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For most of us – as our time of quarantine wears on – our home projects are getting more elaborate, our binge watching has been reduced to 1950’s-era nature documentaries and our children have been written out of our will. It has been a time of unexpected change, unexpected fun and unexpected stress.

One of the areas we have experienced stress in has been our marriages. Being alone together – nonstop – has its advantages, but it also provides endless opportunities to get on each other’s nerves.


Just as the diamond of an engagement ring’s flaws, discoloration and imperfections are magnified by a jeweler’s microscope – so to our experience of quarantine has magnified the flaws, inadequacies and imperfections of our marriages. The temptation in those moments of increased awareness can be to define the value of our marriages by its flaws; to feel like everything about it is broken or at least not what it should be. Sometimes too, the collective hurt of past wounds add up over time and create a cumulative frustration that can boil over in isolation.

Honestly, it’s pretty easy to find yourself there, isn’t it? If you’ve been married for any length of time, you have noticed things about your spouse that well, annoy you. I mean, let’s face it, all of us have aspects of who we are that range from quirky to irresponsible or even hurtful. We all have areas of our lives we aren’t proud of, areas we fall down in again and again – I know I sure do. This is why marriage is hard anytime, but especially in close quarters.

Sometimes, we are tempted to compare our marriages to the relationships we see on TV or read about. We know it’s a terrible idea, but sometimes we just can’t help ourselves. The relationships we see on screen are almost always about two people falling in love, not two people living out of their love. Those two ideas are as different as a wedding is from a marriage. How silly would it be to expect every day of our marriage to be like our wedding? Probably about as silly as expecting it to look like it did when we were falling in love.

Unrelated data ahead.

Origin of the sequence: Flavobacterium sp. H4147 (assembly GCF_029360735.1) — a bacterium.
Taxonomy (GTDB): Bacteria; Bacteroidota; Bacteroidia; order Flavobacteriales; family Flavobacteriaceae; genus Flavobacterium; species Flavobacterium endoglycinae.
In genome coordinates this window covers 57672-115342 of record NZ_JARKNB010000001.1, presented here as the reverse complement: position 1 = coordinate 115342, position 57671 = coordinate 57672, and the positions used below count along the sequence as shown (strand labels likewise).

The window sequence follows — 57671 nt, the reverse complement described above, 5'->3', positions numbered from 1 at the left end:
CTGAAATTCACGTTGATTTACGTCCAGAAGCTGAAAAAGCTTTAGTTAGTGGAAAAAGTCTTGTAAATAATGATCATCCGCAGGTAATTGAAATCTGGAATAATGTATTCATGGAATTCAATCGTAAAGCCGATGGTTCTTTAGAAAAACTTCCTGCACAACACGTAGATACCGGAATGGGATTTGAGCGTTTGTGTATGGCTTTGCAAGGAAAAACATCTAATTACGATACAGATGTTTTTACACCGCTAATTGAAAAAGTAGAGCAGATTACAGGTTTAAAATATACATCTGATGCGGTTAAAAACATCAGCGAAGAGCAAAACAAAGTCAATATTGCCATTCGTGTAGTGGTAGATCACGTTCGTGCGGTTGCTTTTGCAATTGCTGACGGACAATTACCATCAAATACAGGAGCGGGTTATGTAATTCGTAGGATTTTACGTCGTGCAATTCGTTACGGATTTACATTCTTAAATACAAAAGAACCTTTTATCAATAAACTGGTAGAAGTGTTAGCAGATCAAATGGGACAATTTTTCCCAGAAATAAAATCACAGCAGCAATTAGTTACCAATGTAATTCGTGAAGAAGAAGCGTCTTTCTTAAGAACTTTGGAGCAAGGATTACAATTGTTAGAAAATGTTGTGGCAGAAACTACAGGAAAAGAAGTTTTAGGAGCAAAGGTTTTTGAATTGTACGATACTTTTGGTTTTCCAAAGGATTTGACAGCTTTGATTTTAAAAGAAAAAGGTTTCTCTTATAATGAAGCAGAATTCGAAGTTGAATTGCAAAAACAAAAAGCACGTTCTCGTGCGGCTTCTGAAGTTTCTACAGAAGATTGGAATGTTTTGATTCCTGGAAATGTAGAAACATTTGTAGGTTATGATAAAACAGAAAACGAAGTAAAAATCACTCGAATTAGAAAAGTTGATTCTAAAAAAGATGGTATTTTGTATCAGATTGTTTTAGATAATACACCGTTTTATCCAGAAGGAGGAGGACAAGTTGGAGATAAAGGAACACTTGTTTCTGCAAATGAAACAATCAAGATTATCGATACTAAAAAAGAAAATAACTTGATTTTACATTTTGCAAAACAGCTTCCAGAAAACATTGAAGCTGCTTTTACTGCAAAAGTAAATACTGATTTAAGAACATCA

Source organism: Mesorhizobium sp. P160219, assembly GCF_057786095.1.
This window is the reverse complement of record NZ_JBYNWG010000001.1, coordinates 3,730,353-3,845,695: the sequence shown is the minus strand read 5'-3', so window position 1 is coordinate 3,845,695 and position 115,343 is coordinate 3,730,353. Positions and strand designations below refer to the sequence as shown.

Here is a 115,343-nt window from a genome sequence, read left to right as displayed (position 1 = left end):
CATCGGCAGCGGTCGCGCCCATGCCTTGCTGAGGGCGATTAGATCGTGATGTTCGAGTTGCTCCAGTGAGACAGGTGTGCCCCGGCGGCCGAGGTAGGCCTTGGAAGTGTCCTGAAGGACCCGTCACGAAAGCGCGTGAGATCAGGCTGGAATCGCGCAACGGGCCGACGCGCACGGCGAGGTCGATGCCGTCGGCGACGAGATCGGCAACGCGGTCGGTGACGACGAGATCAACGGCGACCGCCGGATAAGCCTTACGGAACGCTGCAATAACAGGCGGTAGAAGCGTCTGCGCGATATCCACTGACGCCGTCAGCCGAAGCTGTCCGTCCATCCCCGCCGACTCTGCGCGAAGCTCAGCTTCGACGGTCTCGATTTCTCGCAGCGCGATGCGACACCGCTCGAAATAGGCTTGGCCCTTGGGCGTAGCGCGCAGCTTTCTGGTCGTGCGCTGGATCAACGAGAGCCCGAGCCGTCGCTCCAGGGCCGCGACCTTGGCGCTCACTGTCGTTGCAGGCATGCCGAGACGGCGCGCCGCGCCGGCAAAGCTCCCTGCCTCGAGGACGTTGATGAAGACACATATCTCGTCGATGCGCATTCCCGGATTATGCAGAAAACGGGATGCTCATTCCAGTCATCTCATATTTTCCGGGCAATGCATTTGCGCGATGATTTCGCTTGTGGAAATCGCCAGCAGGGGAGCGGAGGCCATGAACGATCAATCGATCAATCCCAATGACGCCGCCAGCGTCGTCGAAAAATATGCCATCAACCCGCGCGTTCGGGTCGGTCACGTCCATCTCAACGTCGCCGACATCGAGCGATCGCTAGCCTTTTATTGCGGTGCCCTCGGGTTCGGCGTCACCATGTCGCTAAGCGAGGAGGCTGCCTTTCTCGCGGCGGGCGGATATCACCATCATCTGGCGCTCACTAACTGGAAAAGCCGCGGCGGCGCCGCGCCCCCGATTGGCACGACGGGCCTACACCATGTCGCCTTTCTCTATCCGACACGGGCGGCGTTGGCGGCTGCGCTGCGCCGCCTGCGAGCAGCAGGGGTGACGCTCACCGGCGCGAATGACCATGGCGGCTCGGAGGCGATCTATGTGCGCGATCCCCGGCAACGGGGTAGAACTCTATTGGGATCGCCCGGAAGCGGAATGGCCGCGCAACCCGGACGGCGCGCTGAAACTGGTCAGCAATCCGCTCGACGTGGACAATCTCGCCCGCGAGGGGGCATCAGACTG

Marriage at its heart is a journey from romantic idealism to real love. Real love is radically different. Real love flows out of trust, shared struggles, common faith and real-world devotion. It’s hard won, its foundation goes deep – it overcomes, it forgives, it hopes in all things. This is how Paul talks about it in 1 Corinthians 13.

“Love is patient, love is kind. It does not envy, it does not boast, it is not proud. It does not dishonor others, it is not self-seeking, it is not easily angered, it keeps no record of wrongs. Love does not delight in evil but rejoices with the truth. It always protects, always trusts, always hopes, always perseveres.” – 1 Corinthians 13:4-7 NIV


If the past few weeks have been a tougher ride than you expected maritally, or if you simply need a jump start – I would invite you to join Tammy and I in an online marriage conference put on by Holy Trinity Brompton, a church in London we have grown to love. It’s going to be awesome, and it’s free!

Click here to register for the marriage conference!

HTB is asking for a donation, but The Chapel has already made a substantial contribution of behalf of all of you that would like to participate – so enjoy it at no cost.

My prayer for our marriages is that we could grow to see each other as we are, flaws and all, and deeply and truly love each other in spite of those things. May God bless our marriages and help us to move past our inadequacies into the boundless grace of real love.